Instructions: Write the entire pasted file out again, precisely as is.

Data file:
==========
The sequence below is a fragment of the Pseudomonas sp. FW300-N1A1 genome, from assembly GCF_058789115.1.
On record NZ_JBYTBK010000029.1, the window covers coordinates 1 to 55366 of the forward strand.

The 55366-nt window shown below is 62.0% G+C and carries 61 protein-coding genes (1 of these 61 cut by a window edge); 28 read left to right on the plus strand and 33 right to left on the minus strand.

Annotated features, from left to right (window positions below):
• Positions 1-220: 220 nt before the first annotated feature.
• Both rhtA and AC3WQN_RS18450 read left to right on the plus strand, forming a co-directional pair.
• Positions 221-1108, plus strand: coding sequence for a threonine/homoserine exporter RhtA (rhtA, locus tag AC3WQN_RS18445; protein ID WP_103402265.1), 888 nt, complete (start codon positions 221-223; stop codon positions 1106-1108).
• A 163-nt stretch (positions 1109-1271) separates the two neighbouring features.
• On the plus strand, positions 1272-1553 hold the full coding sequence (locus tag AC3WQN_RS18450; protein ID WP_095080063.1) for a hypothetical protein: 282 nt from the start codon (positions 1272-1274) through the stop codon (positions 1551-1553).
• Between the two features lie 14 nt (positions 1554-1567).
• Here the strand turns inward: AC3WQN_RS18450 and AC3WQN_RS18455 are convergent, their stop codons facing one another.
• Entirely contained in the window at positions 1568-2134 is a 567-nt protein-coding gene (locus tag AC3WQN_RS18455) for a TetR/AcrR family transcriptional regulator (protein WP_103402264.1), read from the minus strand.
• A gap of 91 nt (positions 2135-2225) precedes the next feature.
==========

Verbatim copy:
The sequence below is a fragment of the Pseudomonas sp. FW300-N1A1 genome, from assembly GCF_058789115.1.
On record NZ_JBYTBK010000029.1, the window covers coordinates 1 to 55366 of the forward strand.

The 55366-nt window shown below is 62.0% G+C and carries 61 protein-coding genes (1 of these 61 cut by a window edge); 28 read left to right on the plus strand and 33 right to left on the minus strand.

Annotated features, from left to right (window positions below):
• Positions 1-220: 220 nt before the first annotated feature.
• Both rhtA and AC3WQN_RS18450 read left to right on the plus strand, forming a co-directional pair.
• Positions 221-1108, plus strand: coding sequence for a threonine/homoserine exporter RhtA (rhtA, locus tag AC3WQN_RS18445; protein ID WP_103402265.1), 888 nt, complete (start codon positions 221-223; stop codon positions 1106-1108).
• A 163-nt stretch (positions 1109-1271) separates the two neighbouring features.
• On the plus strand, positions 1272-1553 hold the full coding sequence (locus tag AC3WQN_RS18450; protein ID WP_095080063.1) for a hypothetical protein: 282 nt from the start codon (positions 1272-1274) through the stop codon (positions 1551-1553).
• Between the two features lie 14 nt (positions 1554-1567).
• Here the strand turns inward: AC3WQN_RS18450 and AC3WQN_RS18455 are convergent, their stop codons facing one another.
• Entirely contained in the window at positions 1568-2134 is a 567-nt protein-coding gene (locus tag AC3WQN_RS18455) for a TetR/AcrR family transcriptional regulator (protein WP_103402264.1), read from the minus strand.
• A gap of 91 nt (positions 2135-2225) precedes the next feature.